Many of us have often daydreamed of our ideal life. Somewhere in that dream fits a home that has all the fancy extras. Things like, a two-car garage, cozy fireplace, jetted baths, spacious kitchen, and large bedrooms with big closets to put all our nice clothes in.

The daydream turns into reality as we scrimp and save for a down payment to offset the high cost of construction so we can have affordable payments. The process of drawing up preliminary plans is fun and exciting. Soon, the plans become more realistic as the permits and funding are secured.

The construction finally begins and brings with it many problems and solutions as the home is crafted into shape. We walk through the bare framed walls and try to imagine what it will be like.

There are the usual cost overruns and things turn out to be more expensive than was originally thought. Small adjustments and restructuring add to the cost of the project, but things are going fairly well and the home should be finished on time and ready to move into.

Once the construction is completely done and the inspectors give the occupancy permit, the new homeowners can breathe a sigh of completion. Nobody wants to move old furniture and appliances into a new home so we usually flip for all new things and write the cost of everything into the mortgage loan.

The loan is finalized and the monthly payments are larger than we had planned on, but a new home is something worth making sacrifices to have. This is a typical scenario for homeowners that have homes built for them by contractors.

The housing market is determined by what home buyers are willing to pay for homes. This works out fairly well most of the time even though the housing market is a fickle beast. It has a lot of variables that influence its activity. Similar to the stock market, it has trends of volatility.

When the housing market is experiencing a downward trend, the results are mixed because the market is made up of thousands of local housing markets that rely on local economies. The overall result however is usually bad for homeowners in general.

Suddenly, many homeowners realize that their homes are not worth what they owe on them. In fact, many homes our worth tens of thousands of dollars less than what is still owed on them. The dream home has turned out to be a nightmare home and there’s no sign of alleviation in sight. This is a heart-breaking experience for so many owners.

To some it may seem smart to just walk away from the home and let it go into foreclosure; still there are others that have no choice. Unwise financing and overextending credit has made it clear that the home is an unaffordable burden.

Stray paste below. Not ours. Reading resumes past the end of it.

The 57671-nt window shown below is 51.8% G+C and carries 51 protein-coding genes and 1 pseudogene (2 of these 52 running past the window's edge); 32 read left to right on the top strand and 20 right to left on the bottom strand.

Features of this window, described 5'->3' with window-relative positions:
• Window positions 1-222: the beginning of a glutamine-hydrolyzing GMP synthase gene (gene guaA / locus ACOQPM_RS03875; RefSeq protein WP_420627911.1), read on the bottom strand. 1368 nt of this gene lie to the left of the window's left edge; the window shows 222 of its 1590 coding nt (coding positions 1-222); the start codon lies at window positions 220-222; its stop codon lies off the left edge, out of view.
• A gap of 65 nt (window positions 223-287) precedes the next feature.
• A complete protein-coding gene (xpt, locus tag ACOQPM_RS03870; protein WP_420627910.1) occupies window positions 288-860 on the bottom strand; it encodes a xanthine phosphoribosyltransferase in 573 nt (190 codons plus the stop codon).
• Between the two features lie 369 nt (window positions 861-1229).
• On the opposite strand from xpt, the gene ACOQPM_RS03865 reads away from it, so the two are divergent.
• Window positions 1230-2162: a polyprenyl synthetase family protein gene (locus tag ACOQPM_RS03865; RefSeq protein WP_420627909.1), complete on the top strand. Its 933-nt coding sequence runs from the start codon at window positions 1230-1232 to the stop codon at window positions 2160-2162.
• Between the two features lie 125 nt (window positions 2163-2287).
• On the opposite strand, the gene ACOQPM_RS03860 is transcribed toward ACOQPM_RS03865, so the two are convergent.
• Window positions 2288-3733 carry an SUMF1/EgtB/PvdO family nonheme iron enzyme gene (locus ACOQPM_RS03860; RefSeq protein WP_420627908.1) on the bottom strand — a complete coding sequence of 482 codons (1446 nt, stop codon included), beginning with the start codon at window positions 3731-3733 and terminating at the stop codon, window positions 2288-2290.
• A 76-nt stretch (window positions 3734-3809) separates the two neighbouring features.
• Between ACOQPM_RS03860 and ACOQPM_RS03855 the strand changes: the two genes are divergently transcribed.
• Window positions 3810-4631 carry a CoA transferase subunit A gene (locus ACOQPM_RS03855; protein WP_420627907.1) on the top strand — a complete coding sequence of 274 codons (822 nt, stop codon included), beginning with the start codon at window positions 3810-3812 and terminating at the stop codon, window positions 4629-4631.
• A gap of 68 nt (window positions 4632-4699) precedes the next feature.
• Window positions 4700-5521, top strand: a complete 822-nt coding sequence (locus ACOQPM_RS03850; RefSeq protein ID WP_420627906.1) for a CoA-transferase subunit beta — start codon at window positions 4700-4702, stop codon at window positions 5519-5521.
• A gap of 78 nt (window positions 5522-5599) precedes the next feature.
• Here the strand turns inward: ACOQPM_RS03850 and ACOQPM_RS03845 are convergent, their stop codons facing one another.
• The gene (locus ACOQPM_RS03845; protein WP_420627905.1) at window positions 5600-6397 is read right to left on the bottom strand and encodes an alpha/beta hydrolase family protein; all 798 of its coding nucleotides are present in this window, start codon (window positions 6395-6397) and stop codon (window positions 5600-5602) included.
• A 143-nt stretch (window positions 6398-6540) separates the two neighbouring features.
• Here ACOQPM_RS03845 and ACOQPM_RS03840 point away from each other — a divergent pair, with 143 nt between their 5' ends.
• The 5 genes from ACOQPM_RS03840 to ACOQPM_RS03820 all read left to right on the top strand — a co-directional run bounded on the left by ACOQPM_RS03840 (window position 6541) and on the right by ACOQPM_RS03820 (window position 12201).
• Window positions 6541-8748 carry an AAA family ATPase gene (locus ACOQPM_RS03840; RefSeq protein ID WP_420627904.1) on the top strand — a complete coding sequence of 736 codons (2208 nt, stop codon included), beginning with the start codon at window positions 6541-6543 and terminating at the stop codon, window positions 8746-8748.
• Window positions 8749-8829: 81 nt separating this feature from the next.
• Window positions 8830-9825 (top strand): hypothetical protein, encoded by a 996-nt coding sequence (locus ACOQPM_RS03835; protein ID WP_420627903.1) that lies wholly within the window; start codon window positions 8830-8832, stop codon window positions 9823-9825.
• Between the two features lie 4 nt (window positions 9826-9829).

It’s difficult to know how to handle this situation if you’re right in the thick of it though. Some homes are clearly not worth what is owed against them and are therefore a bad investment at the time being, but if we treat homes like the stock market there is a light of hope. The stock market as a whole has recovered nicely after every down trend.

If a homeowner can ride out the storm of a weak housing market without letting the home fall into foreclosure, he or she will be much further ahead in the long run. The value of homes will recover as they always have if the local economy of each neighborhood is sound.

The credibility of a homeowner that lets a home fall into foreclosure however will take decades to recover. The worst thing on a credit report is not a bankruptcy as many people think, it’s a home foreclosure. A home foreclosure and loss can follow a person for many more years than a bankruptcy.

Bad things happen to good people. We all know that this is completely true. Creditors believe that a person that looses a home and land is a much greater credit risk than someone who just lets go of credit card debt and medical bills through bankruptcy.

The money spent on high interest loans for the next two decades of a person’s life after a home foreclosure could easily dwarf the difference of making home mortgage payments on an overpriced, undervalued home.

The housing storm will pass. As struggling homeowners we need to carefully weigh and measure our options before we make more bad choices. I believe that now is a great time to buy or build a home if you do the work yourself and not leave everything to contractors.

The high price of labor is what has gotten us into this ordeal. The prices of homes are much higher than they are worth at the moment because so many contractors are skimming too much from labor performed. Many of these contractors don’t even have a high school diploma, yet they’re making six-figure incomes. They are getting away with it because nobody is challenging them. The economy is doing it for us. It’s telling us that something is amiss in the housing industry.

The price of homes will rebound, but it might take awhile. The housing market is giving contractors a big time out which they need.

Author's Bio: 

Larry Angell is the author of Sweat Equity, building a house at half cost. He runs an instructional website about how to build homes that are strong financial tools, not financial burdens. He counsels low-income families how to obtain affordable housing and reach goals of home ownership.